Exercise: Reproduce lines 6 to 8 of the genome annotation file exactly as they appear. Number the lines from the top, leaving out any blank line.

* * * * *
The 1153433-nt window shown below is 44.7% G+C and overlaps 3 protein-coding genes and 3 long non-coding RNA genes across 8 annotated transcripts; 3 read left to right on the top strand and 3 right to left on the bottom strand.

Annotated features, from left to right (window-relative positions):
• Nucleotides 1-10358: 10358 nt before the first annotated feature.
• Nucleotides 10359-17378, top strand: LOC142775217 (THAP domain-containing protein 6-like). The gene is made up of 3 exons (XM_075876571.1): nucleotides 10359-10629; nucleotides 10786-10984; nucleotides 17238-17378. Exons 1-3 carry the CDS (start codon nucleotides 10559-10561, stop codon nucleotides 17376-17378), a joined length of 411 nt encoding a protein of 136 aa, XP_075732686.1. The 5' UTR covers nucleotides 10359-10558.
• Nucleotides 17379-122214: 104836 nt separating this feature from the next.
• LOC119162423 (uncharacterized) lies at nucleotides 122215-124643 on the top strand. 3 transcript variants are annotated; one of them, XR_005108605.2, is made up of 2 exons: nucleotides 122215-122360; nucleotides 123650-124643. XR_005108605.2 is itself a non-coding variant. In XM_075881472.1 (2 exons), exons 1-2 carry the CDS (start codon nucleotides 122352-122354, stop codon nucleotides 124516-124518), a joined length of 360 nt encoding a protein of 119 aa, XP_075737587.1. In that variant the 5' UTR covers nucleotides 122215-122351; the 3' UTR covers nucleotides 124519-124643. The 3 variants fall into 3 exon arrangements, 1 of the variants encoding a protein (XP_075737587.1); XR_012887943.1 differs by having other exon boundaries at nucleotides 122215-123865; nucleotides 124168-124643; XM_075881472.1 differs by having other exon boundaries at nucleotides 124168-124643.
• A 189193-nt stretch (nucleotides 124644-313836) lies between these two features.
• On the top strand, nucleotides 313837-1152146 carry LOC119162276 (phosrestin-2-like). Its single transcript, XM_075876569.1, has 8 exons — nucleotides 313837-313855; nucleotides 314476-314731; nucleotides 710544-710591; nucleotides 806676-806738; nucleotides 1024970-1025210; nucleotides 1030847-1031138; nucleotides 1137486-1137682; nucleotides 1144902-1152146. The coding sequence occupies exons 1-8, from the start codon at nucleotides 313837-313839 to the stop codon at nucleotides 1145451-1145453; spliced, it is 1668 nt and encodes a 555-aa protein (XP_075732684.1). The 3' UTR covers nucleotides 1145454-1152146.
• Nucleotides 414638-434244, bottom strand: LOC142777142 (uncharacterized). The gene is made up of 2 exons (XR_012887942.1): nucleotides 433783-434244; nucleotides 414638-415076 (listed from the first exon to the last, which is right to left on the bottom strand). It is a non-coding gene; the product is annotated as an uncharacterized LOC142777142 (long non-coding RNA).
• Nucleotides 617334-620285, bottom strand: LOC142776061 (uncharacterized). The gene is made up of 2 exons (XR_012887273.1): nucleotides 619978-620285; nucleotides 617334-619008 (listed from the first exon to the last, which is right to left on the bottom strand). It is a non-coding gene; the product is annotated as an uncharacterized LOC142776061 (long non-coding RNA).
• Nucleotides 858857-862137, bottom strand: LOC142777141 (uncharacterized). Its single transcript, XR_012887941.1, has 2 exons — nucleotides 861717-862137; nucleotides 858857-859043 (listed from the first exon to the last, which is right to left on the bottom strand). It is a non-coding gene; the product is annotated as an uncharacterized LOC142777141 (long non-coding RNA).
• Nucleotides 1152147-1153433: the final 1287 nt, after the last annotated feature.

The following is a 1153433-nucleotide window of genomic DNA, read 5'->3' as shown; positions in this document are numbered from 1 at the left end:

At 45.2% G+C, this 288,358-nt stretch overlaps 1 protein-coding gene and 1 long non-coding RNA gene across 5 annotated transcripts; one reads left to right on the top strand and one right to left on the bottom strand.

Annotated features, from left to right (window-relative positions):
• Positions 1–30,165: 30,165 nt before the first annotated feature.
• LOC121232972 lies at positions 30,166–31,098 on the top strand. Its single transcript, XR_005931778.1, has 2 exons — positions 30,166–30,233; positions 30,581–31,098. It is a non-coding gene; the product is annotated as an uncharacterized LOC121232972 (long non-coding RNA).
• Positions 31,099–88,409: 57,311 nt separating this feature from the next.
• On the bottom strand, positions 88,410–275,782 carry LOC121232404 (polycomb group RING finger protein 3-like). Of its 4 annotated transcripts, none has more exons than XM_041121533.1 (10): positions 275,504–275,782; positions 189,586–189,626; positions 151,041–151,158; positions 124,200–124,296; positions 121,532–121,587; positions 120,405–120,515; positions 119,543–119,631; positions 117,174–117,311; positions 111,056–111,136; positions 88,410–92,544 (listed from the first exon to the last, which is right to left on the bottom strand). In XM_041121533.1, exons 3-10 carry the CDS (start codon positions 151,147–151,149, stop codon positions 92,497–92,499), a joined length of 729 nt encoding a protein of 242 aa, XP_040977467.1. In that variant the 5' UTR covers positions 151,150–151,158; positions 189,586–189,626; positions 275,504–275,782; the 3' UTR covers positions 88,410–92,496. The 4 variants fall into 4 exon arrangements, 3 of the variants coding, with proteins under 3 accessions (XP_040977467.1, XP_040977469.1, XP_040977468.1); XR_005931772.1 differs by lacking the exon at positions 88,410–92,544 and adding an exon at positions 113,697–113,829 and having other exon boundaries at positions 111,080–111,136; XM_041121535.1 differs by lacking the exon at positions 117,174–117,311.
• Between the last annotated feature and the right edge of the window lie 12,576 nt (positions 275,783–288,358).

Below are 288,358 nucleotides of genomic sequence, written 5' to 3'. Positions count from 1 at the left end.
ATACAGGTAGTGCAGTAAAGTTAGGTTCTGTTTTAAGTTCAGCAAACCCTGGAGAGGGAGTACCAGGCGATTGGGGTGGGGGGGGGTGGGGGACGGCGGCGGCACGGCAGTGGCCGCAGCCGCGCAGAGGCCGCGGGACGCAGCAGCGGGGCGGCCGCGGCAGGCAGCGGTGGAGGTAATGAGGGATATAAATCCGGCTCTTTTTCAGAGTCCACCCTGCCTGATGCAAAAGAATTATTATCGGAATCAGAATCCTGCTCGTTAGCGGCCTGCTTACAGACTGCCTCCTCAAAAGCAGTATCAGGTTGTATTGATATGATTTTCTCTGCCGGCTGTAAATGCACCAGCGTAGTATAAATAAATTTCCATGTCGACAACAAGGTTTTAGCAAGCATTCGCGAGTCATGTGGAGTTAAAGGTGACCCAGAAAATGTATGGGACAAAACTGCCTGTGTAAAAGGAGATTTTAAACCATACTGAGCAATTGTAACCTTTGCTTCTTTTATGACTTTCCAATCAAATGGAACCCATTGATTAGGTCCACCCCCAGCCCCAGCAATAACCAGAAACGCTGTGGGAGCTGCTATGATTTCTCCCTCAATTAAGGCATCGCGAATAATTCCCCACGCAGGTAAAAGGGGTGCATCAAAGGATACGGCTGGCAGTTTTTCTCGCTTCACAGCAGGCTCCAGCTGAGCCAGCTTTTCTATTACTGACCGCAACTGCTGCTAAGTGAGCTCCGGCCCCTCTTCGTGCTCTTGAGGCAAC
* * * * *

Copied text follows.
• LOC119162423 (uncharacterized) lies at nucleotides 122215-124643 on the top strand. 3 transcript variants are annotated; one of them, XR_005108605.2, is made up of 2 exons: nucleotides 122215-122360; nucleotides 123650-124643. XR_005108605.2 is itself a non-coding variant. In XM_075881472.1 (2 exons), exons 1-2 carry the CDS (start codon nucleotides 122352-122354, stop codon nucleotides 124516-124518), a joined length of 360 nt encoding a protein of 119 aa, XP_075737587.1. In that variant the 5' UTR covers nucleotides 122215-122351; the 3' UTR covers nucleotides 124519-124643. The 3 variants fall into 3 exon arrangements, 1 of the variants encoding a protein (XP_075737587.1); XR_012887943.1 differs by having other exon boundaries at nucleotides 122215-123865; nucleotides 124168-124643; XM_075881472.1 differs by having other exon boundaries at nucleotides 124168-124643.
• A 189193-nt stretch (nucleotides 124644-313836) lies between these two features.
• On the top strand, nucleotides 313837-1152146 carry LOC119162276 (phosrestin-2-like). Its single transcript, XM_075876569.1, has 8 exons — nucleotides 313837-313855; nucleotides 314476-314731; nucleotides 710544-710591; nucleotides 806676-806738; nucleotides 1024970-1025210; nucleotides 1030847-1031138; nucleotides 1137486-1137682; nucleotides 1144902-1152146. The coding sequence occupies exons 1-8, from the start codon at nucleotides 313837-313839 to the stop codon at nucleotides 1145451-1145453; spliced, it is 1668 nt and encodes a 555-aa protein (XP_075732684.1). The 3' UTR covers nucleotides 1145454-1152146.